Advanced Computing in the Age of AI | Tuesday, May 17, 2022

U.S. Seeks to Automate Video Analysis 

U.S. military and intelligence agencies continue to look for new ways to use artificial intelligence to sift through huge amounts of video imagery in hopes of freeing analysts to identify threats and otherwise put their skills to better use.

The latest AI effort announced last week by the research arm of the U.S. intelligence apparatus focuses on video surveillance and using machine vision to automate video monitoring. The initiative is similar to a Pentagon effort to develop computer vision algorithms to scan full-motion vision.

The new effort unveiled by the Intelligence Advanced Research Projects Activity (IARPA) would focus on public safety applications such as securing government facilities or monitoring public spaces that have become targets for terror attacks.

Program officials said last week they have selected six teams to develop machine vision techniques to scan video under a new program called Deep Intermodal Video Activity, or DIVA. The U.S. National Institute of Standards and Technology along with contractor Kitware Inc., an HPC visualization specialist, will evaluate research data and test proposed DIVA systems, the research agency said.

Among the goals is developing an automated capability to detect threats and, failing that, quickly locating attacks using machine vision and automated video monitoring. "There [are] an increasing number of cases where officials, and the communities they represent, are tasked with viewing large stores of video footage, in an effort to locate perpetrators of attacks, or other threats to public safety," Terry Adams, DIVA program manager, noted in a statement announcing the effort.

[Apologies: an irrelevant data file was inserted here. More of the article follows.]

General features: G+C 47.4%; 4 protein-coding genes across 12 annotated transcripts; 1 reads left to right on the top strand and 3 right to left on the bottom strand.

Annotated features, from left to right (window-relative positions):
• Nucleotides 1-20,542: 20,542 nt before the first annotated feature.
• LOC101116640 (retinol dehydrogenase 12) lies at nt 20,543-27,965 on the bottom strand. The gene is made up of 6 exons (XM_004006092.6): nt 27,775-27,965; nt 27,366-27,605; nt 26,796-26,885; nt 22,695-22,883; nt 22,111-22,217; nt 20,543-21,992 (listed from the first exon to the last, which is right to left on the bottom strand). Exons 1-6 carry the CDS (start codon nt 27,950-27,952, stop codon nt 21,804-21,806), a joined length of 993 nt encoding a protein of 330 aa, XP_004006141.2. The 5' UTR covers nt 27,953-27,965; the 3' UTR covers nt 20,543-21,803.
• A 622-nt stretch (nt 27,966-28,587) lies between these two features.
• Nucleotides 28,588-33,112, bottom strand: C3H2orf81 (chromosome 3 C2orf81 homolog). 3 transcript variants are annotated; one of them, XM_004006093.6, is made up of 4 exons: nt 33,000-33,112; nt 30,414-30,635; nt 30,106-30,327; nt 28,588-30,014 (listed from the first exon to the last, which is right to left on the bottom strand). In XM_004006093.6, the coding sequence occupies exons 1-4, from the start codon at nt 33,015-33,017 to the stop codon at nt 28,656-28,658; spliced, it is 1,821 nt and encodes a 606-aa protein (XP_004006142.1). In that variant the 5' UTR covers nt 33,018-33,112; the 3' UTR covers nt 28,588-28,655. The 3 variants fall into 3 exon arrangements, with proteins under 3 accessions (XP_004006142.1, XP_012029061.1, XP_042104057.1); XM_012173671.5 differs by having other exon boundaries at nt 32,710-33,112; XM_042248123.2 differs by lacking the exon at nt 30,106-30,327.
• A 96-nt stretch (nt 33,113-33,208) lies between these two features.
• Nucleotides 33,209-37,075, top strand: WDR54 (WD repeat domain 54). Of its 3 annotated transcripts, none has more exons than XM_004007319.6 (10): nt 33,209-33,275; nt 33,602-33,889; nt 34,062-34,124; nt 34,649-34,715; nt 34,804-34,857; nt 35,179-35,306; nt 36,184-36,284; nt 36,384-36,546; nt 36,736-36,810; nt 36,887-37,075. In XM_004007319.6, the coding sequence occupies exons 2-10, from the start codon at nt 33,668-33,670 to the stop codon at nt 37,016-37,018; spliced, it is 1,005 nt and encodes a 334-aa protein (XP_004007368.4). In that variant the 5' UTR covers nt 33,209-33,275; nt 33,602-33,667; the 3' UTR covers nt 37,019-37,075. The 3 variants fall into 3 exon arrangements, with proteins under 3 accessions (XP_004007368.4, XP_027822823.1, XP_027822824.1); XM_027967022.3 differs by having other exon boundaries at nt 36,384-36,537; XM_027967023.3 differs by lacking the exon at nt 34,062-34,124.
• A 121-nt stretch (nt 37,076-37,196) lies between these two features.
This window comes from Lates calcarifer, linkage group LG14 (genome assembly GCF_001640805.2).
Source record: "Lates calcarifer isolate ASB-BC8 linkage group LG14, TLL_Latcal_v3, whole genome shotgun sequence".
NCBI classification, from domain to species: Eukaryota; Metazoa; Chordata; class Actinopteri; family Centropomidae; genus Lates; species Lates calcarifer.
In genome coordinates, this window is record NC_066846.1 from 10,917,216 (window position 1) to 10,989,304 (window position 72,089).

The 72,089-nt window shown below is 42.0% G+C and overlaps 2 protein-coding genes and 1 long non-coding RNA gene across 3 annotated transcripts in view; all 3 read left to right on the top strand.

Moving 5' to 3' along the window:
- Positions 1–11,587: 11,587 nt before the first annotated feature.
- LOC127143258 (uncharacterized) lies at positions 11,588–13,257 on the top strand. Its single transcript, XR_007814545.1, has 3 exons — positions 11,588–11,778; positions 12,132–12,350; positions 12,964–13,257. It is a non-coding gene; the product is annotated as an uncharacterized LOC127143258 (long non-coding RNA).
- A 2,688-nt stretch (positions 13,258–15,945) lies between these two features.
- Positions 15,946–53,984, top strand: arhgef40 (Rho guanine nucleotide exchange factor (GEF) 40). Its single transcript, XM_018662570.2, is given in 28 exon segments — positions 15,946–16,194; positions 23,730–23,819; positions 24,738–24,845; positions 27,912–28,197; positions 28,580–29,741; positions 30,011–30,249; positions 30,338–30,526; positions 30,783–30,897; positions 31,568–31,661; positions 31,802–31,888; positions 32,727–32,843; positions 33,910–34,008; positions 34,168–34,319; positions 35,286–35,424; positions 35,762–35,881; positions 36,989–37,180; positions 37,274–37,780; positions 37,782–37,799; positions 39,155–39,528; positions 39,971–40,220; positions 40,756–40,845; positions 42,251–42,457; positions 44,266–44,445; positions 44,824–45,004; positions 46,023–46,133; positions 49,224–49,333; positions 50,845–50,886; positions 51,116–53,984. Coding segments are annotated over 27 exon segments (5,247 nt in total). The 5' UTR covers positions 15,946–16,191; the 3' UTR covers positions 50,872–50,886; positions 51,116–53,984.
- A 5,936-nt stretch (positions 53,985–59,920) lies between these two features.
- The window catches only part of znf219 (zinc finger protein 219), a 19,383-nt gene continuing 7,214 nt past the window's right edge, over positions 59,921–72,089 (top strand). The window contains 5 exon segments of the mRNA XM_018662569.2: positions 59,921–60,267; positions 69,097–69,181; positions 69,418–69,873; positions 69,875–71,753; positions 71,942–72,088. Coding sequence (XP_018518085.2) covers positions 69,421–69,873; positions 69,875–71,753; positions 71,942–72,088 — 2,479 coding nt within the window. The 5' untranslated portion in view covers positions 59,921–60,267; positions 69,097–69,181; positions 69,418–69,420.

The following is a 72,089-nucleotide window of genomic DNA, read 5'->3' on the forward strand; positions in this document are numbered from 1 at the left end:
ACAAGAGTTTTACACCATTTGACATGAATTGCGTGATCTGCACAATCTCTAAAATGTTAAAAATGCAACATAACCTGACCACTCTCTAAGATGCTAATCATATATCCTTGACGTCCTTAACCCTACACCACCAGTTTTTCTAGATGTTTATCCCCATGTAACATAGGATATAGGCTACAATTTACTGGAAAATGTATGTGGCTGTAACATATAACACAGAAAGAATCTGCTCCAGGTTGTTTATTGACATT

"The resulting technology will provide the ability to detect potential threats while reducing the need for manual video monitoring," Adams added.

The agency also stressed that the surveillance technology would not be used to track the identity of individuals and "will be implemented to protect personal privacy." Program officials did not elaborate.

IARPA was established in 2006 to coordinate research across the National Security Agency, CIA and other U.S. spy agencies. The office is modeled after the Defense Advanced Research Projects Agency, which funds risky but promising technology development. Those efforts have focused on the ability to process the enormous video and data haul generated by spy satellites and, increasingly, drones and sensor networks.

Similarly, the Pentagon launched an AI effort last year dubbed Project Maven to accelerate DoD’s integration of big data and machine learning into its intelligence operations. The first computer vision algorithms focused on parsing full-motion video were scheduled for release by the end of 2017.

These and other efforts are aimed at automating the tedious task of pouring through hours of surveillance data to detect threats. Among IARPA's research thrusts is speeding the analysis of sensor data "to maximize insight from the information we collect," the agency said.



About the author: George Leopold

George Leopold has written about science and technology for more than 30 years, focusing on electronics and aerospace technology. He previously served as executive editor of Electronic Engineering Times. Leopold is the author of "Calculated Risk: The Supersonic Life and Times of Gus Grissom" (Purdue University Press, 2016).

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